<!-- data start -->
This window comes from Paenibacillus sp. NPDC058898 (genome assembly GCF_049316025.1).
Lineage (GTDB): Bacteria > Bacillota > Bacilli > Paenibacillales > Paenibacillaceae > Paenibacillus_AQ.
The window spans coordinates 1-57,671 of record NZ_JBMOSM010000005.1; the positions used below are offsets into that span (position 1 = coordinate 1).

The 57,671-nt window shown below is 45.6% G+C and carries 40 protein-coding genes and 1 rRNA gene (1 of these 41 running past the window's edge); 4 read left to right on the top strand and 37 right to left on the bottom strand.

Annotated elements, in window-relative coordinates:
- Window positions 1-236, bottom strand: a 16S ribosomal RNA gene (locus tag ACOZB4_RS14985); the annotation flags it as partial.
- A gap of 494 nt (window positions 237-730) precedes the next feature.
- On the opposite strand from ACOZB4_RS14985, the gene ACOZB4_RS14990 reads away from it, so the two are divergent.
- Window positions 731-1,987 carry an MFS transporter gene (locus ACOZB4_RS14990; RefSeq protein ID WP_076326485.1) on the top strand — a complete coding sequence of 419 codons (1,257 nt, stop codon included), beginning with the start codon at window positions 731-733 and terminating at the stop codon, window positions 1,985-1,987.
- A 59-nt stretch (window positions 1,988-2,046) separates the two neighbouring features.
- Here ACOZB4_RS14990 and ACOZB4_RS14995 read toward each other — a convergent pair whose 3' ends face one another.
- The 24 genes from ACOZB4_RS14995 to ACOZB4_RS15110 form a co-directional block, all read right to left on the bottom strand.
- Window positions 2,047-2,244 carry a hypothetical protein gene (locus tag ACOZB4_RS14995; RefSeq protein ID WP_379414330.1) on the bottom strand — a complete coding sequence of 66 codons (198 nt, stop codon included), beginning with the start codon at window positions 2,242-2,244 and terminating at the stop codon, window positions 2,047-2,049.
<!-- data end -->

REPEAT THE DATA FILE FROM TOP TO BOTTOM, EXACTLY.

This window comes from Paenibacillus sp. NPDC058898 (genome assembly GCF_049316025.1).
Lineage (GTDB): Bacteria > Bacillota > Bacilli > Paenibacillales > Paenibacillaceae > Paenibacillus_AQ.
The window spans coordinates 1-57,671 of record NZ_JBMOSM010000005.1; the positions used below are offsets into that span (position 1 = coordinate 1).

The 57,671-nt window shown below is 45.6% G+C and carries 40 protein-coding genes and 1 rRNA gene (1 of these 41 running past the window's edge); 4 read left to right on the top strand and 37 right to left on the bottom strand.

Annotated elements, in window-relative coordinates:
- Window positions 1-236, bottom strand: a 16S ribosomal RNA gene (locus tag ACOZB4_RS14985); the annotation flags it as partial.
- A gap of 494 nt (window positions 237-730) precedes the next feature.
- On the opposite strand from ACOZB4_RS14985, the gene ACOZB4_RS14990 reads away from it, so the two are divergent.
- Window positions 731-1,987 carry an MFS transporter gene (locus ACOZB4_RS14990; RefSeq protein ID WP_076326485.1) on the top strand — a complete coding sequence of 419 codons (1,257 nt, stop codon included), beginning with the start codon at window positions 731-733 and terminating at the stop codon, window positions 1,985-1,987.
- A 59-nt stretch (window positions 1,988-2,046) separates the two neighbouring features.
- Here ACOZB4_RS14990 and ACOZB4_RS14995 read toward each other — a convergent pair whose 3' ends face one another.
- The 24 genes from ACOZB4_RS14995 to ACOZB4_RS15110 form a co-directional block, all read right to left on the bottom strand.
- Window positions 2,047-2,244 carry a hypothetical protein gene (locus tag ACOZB4_RS14995; RefSeq protein ID WP_379414330.1) on the bottom strand — a complete coding sequence of 66 codons (198 nt, stop codon included), beginning with the start codon at window positions 2,242-2,244 and terminating at the stop codon, window positions 2,047-2,049.